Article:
Can nurses help smokers quit in their everyday practice?
So although the evidence isn’t considered high quality, it seems reasonable to conclude that nurses probably can deliver effective interventions. But perhaps the next equally important question is do they? As the authors conclude, the challenge is to ensure that smoking cessation is embedded into everyday nursing practice, whether it is specifically part of someone’s nursing role or not.
The Cochrane review found mainly studies where nurses were providing smoking cessation as part their main job role, or employed specifically for the study; and only four studies where smoking cessation interventions were not part of their core role. In three of these a low rate of intervention implementation was noted.
So whilst this review shows us that nurses who are expected to deliver smoking cessation interventions as a core component of their work are effective at doing so, it doesn’t answer the broader question of how to optimise the opportunity that nurses have to deliver smoking cessation interventions. How often do nurses ask their patients about smoking? What factors influence this?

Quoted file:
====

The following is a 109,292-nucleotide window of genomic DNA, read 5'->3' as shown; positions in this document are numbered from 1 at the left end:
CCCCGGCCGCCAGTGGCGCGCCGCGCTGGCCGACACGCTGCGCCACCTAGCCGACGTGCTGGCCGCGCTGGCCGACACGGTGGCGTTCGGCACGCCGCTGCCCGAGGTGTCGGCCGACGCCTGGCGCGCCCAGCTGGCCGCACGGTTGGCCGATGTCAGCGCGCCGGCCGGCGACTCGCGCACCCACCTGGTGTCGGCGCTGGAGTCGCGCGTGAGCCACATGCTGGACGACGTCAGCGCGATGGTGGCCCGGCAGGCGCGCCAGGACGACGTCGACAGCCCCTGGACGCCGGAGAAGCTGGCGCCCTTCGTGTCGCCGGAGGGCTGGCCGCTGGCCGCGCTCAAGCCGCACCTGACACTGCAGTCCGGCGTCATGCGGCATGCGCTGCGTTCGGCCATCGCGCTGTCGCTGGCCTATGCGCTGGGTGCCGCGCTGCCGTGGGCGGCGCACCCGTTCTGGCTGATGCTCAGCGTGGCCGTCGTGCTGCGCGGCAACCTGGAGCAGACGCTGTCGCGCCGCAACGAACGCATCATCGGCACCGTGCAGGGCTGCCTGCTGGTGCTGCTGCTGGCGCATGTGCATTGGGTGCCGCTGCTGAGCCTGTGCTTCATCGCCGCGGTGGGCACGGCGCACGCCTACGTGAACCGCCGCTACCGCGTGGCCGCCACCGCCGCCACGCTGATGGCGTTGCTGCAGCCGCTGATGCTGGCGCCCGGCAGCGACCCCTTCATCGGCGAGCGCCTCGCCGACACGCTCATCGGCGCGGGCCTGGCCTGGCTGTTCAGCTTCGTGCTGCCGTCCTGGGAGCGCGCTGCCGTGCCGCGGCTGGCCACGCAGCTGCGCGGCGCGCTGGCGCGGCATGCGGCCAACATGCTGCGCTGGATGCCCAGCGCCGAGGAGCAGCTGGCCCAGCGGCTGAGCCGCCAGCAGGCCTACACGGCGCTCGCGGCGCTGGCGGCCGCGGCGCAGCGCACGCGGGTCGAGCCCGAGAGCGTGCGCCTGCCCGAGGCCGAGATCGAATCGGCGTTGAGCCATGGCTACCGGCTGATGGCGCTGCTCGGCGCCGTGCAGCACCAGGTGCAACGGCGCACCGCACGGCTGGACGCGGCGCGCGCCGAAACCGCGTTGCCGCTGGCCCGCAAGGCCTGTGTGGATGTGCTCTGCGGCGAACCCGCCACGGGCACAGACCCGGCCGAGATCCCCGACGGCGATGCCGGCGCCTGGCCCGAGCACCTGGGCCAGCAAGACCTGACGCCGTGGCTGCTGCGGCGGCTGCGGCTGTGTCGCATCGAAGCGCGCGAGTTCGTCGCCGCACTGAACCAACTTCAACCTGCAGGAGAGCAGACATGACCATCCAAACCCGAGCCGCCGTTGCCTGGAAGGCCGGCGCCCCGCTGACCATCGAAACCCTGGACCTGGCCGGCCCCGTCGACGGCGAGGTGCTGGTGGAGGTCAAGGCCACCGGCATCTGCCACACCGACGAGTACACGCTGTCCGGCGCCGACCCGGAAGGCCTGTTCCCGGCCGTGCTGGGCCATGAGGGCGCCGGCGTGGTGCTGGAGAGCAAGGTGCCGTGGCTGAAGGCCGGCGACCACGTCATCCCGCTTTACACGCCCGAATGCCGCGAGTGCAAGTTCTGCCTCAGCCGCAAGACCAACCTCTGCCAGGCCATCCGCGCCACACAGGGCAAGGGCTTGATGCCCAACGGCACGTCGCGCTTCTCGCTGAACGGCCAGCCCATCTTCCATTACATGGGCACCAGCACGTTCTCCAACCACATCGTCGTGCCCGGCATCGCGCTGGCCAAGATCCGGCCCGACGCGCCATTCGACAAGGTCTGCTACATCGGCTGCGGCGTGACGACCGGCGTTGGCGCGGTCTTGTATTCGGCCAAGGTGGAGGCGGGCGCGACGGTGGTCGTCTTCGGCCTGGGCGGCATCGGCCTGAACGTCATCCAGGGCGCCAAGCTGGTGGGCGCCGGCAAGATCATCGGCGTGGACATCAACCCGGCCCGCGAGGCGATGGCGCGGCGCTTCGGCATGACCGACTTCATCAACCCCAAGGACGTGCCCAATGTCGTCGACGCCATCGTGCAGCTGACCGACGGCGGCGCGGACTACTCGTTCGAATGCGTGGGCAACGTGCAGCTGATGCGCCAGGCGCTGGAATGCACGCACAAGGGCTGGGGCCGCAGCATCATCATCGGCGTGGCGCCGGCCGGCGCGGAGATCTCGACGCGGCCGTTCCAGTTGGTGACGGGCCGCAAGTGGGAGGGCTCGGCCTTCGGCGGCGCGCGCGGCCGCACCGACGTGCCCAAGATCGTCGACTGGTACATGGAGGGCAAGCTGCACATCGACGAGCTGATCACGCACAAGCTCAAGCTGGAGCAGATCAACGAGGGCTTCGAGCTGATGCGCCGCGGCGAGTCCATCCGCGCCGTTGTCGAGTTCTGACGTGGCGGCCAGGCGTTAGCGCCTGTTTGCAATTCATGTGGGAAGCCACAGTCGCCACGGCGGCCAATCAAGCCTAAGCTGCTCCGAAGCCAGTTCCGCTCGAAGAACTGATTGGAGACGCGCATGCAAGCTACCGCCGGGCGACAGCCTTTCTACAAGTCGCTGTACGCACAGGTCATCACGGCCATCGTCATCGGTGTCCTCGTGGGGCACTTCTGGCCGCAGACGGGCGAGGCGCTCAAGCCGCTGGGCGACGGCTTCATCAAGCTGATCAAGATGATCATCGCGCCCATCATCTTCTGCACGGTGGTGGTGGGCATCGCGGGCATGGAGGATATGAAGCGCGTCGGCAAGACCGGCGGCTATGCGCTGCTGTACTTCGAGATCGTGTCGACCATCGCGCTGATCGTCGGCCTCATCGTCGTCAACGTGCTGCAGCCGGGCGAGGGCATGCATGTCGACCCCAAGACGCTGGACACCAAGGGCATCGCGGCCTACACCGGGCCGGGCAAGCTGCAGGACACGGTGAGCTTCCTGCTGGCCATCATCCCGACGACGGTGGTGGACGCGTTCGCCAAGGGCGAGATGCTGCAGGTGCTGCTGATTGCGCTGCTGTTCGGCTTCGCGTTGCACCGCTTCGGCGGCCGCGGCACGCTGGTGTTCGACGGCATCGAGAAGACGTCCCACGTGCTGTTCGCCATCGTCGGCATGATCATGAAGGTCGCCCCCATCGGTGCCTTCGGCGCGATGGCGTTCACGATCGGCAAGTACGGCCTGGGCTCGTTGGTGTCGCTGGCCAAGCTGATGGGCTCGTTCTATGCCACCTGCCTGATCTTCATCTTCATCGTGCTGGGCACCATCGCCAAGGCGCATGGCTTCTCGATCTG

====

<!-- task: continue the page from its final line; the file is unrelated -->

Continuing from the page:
There are a wide range of influences on the delivery of smoking cessation interventions both at an organisational level, and on an individual level. I know when my Trust went Smoke Free and smoking cessation became part of everyday conversation this sparked a real shift – I was expected to discuss smoking with my patients, I did so more frequently, and so did my colleagues. Some people were interested in quitting, and I advised them on this; some weren’t, so I’d make a note to return to it at a later date.
So, if you’re a nurse wondering what part you can play– here’s your answer – even a brief intervention can have a positive impact. You don’t have to be a specialist. Ask, Advise, Assist, Arrange – the 4A’s.
In 2015 the NHS in England employed 338,032 nurses (NHS Confederation). If once a month each one of those nurses helped a patient to make a quit attempt, then in a single year over 4 million people would make an incredibly beneficial health behaviour change. Just imagine that.
So, how do we make sure every single nurse has that conversation with every single patient?
Hannah Walsh has nothing to disclose. Views are Hannah’s own.
References may be found here.